At the terribly destructive battle of Franklin, Tenn., he was one of the noblest of the brave men whose lives were sacrificed.  Attended by Capt. H. D. Garden and Lieut. Frank Trenholm, of his staff, he rode down the front, and after ordering the charge and waving his hat to the Twenty-fourth, rode away in the smoke of battle, never more to be seen by the men he had commanded on so many fields.  His horse was shot, and he was leading the right of the brigade on foot when he fell, pierced through the heart.

Source:  Confederate Military History, vol. VI, p. 397

List of Confederate Generals engaged at Franklin (30 Nov 1864)?

Here’s a list of Confederate Generals who were engaged at the Battle of Franklin, Nov 30, 1864.

John Adams
William B. Bate
William F. Brantley
John C. Brown
Abraham Buford
John C. Carter
James R. Chalmers
Patrick R. Cleburne
Francis Marion Cockrell
Zachariah Deas
Winfield Scott Featherston
Samuel G. French
States Rights Gist
George W. Gordon
Edward Johnson
Mark P. Lowrey
Hiram B. Granbury
S. D. Lee
John Bell Hood
Nathan Bedford Forrest
Henry Jackson
William Hicks Jackson
S. D. Lee
W. W. Loring
Mark P. Lowrey
Arthur C. Manigault
William Quarles
Daniel Reynolds
Thomas M. Scott
Claudius W. Sears
Jacob Sharp
Charles Shelley
Thomas Benton Smith
A. P. Stewart
Otho F. Strahl
Edward C. Walthall

1st Lt. James A. Tillman, 24th SC survives Franklin, barely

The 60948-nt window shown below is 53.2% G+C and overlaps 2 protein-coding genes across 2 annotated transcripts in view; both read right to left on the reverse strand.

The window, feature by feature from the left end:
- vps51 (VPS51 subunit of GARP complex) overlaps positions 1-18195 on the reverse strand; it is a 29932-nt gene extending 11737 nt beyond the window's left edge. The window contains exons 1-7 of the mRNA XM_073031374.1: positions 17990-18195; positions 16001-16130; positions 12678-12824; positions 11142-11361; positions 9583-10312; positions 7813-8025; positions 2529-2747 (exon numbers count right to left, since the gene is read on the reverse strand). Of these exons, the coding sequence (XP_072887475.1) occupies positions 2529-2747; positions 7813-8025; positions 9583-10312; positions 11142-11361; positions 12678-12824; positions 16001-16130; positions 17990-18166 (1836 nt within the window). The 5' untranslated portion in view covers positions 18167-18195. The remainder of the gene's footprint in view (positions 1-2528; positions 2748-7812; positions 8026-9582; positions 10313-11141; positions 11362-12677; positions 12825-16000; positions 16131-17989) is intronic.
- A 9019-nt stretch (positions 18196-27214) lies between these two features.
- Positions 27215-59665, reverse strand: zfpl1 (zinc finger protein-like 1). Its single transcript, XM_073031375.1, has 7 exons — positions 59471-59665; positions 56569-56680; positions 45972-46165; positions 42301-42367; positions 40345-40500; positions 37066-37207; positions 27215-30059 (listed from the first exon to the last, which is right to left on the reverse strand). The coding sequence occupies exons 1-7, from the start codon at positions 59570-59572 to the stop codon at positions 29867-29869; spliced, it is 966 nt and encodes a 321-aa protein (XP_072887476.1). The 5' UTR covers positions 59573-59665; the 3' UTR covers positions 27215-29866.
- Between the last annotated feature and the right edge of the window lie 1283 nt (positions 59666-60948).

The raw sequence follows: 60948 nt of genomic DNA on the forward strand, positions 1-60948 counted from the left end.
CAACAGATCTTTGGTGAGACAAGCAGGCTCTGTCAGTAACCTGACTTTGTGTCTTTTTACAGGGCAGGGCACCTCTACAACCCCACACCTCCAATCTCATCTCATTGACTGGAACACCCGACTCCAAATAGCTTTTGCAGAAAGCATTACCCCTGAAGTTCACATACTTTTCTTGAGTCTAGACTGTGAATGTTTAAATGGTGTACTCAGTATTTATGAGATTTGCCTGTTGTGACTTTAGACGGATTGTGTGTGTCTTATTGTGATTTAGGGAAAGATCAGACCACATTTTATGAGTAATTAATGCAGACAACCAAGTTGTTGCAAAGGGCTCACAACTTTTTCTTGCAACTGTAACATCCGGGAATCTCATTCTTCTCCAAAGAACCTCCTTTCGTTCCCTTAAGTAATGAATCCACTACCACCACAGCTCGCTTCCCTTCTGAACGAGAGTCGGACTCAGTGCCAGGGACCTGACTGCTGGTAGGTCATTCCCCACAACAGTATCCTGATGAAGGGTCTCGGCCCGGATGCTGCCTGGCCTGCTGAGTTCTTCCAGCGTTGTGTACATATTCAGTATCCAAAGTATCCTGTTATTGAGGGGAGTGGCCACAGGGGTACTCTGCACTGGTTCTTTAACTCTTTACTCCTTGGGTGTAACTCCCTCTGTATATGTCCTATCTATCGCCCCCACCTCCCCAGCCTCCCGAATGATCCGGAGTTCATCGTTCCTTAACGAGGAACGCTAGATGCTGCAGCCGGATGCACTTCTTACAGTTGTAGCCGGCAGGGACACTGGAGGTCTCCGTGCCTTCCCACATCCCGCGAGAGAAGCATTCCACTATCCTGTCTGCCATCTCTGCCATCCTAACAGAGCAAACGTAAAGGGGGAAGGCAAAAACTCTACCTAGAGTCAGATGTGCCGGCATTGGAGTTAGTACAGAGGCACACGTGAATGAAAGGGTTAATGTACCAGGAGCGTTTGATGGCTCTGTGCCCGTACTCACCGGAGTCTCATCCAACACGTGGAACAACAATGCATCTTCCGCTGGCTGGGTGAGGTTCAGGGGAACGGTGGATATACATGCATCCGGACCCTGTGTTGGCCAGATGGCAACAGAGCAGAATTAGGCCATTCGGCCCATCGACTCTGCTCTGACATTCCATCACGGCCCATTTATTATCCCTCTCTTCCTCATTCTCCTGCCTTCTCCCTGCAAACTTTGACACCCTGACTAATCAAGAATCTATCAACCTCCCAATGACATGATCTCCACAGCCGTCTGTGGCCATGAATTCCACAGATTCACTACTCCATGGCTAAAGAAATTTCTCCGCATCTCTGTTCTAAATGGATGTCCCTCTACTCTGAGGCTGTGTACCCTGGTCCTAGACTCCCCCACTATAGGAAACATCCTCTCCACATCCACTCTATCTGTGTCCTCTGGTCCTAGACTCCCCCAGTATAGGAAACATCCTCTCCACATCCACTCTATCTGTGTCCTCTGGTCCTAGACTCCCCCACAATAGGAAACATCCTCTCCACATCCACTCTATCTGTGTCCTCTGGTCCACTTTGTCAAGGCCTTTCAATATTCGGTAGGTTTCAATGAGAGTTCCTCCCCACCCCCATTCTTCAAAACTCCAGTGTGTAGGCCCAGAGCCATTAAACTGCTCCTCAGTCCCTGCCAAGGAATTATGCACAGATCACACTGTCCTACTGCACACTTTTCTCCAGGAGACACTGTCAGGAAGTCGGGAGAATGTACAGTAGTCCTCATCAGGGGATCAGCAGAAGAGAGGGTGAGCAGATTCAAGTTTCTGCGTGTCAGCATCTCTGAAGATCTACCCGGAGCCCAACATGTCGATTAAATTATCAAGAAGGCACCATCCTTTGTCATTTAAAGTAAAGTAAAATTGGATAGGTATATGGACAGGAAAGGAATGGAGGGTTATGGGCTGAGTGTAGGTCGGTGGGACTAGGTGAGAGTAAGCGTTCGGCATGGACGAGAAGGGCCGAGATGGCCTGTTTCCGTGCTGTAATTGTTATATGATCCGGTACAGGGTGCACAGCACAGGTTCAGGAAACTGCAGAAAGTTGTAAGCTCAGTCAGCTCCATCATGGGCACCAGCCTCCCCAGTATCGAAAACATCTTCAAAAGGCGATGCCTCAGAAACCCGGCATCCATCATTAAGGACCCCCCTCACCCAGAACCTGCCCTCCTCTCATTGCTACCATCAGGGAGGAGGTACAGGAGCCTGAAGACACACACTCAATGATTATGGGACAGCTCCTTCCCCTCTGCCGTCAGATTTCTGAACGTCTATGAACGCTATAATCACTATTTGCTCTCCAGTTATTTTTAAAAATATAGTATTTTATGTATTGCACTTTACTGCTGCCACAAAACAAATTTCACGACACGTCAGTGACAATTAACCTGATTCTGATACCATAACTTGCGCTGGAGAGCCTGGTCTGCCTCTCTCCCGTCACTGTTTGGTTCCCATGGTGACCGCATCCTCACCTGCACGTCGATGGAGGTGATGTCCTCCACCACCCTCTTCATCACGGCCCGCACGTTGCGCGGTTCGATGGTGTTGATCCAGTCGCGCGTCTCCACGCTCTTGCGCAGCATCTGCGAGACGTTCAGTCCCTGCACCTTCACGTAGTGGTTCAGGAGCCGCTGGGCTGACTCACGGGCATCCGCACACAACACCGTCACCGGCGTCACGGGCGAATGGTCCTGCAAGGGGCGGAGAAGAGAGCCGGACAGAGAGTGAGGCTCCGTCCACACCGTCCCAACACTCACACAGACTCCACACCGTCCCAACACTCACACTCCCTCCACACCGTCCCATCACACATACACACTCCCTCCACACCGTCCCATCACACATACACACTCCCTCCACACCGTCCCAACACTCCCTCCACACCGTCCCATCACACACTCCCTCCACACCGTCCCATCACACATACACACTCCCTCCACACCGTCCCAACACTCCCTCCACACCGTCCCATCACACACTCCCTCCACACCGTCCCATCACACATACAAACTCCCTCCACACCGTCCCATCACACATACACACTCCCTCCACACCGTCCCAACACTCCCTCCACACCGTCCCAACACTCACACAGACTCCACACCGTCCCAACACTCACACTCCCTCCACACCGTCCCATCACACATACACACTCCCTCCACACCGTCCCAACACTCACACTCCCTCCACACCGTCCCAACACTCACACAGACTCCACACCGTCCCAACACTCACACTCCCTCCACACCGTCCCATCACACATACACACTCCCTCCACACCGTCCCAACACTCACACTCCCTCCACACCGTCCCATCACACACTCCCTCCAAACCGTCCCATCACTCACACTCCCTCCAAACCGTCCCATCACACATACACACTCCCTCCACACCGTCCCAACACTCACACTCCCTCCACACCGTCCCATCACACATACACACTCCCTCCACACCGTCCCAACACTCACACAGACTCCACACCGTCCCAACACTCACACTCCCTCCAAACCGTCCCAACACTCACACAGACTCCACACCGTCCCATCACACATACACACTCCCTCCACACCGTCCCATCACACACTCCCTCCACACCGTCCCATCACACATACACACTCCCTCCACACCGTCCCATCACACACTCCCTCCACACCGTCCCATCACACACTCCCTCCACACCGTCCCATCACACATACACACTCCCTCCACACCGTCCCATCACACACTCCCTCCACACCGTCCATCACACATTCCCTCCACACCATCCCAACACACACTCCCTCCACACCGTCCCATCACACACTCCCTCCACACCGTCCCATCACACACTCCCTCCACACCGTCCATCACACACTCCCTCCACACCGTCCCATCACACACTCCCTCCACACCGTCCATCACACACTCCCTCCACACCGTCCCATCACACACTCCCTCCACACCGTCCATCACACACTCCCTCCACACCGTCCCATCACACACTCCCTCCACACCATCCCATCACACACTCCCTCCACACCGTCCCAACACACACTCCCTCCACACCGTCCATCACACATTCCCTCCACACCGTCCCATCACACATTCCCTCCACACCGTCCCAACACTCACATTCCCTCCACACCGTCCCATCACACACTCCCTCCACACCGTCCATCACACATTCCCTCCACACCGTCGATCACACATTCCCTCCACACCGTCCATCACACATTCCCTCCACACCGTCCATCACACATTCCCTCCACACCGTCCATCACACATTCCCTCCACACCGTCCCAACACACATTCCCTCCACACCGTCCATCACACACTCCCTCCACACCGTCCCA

The 24th South Carolina served with Gist’s Brigade, Brown’s Division at Franklin. 1st Lt. James A Tillman served as an officer for the 24th South Carolina.

The 24th also fought at Franklin with the 46th and 65th Georgia; the 2nd Georgia Sharpshooters Battalion, and the 16th South Carolina.

The 24th was part of the regiments who clashed with the Union Brigades of Opdycke and Strickland near the Carter House, on the west side of the Columbia Pike.

Fifteen of Tillman’s comrades are known to be buried at McGavock Cemetery.

Picture credit: The Arms and Equipment of the Confederacy (p. 169)

Col. Ellison Capers, officer with 24th South Carolina, served at Franklin

This is the overcoat worn by Col. Ellison Capers, of the 24th South Carolina, Gist’s Brigade, Brown’s Division.  Fifteen (15) 24th SC boys are buried at McGavock Cemetery.

Picture credit: Arms and Equipment of the Confederacy (p. 150).

Regarding action Capers and the 24th saw at Franklin, Jacobson writes:

From the west side of the Columbia Turnpike, the sights of the artillery fire smashing into A.P. Stewart’s men was unforgettable. Everywhere the sights were incredible, almost breathtaking. Col. Ellison Capers was in the 24th South Carolina west of the pike and his regiment,  part of States Rights Gist’s Brigade, was on John Brown’s left flank. Some distance in advance and to the left of the South Carolinians stood magnificent Everbright mansion, home to the widowed Rebecca Bostick. But it was what Col. Capers saw to his right that he never forgot. At Capers and his fellow Palmetto Staters began to crest the rising terrain around Privet Knob, the ground stretching from the Columbia Pike to the Lewisburg Pike opened up into view. Capers wrote that ‘we beheld the magnificent spectacle the battle-field presented – bands were playing, general and staff officers and gallant couriers were riding in front of and between the lines, 100 battle-flags were waving in the smoke of battle, and bursting shells were wreathing the air with great circles of smoke, while 20,000 brave men were marching in perfect order against the foe.'”
Jacobson, For Cause and For Country: p. 278-279.

South Carolina head marker at McGavock.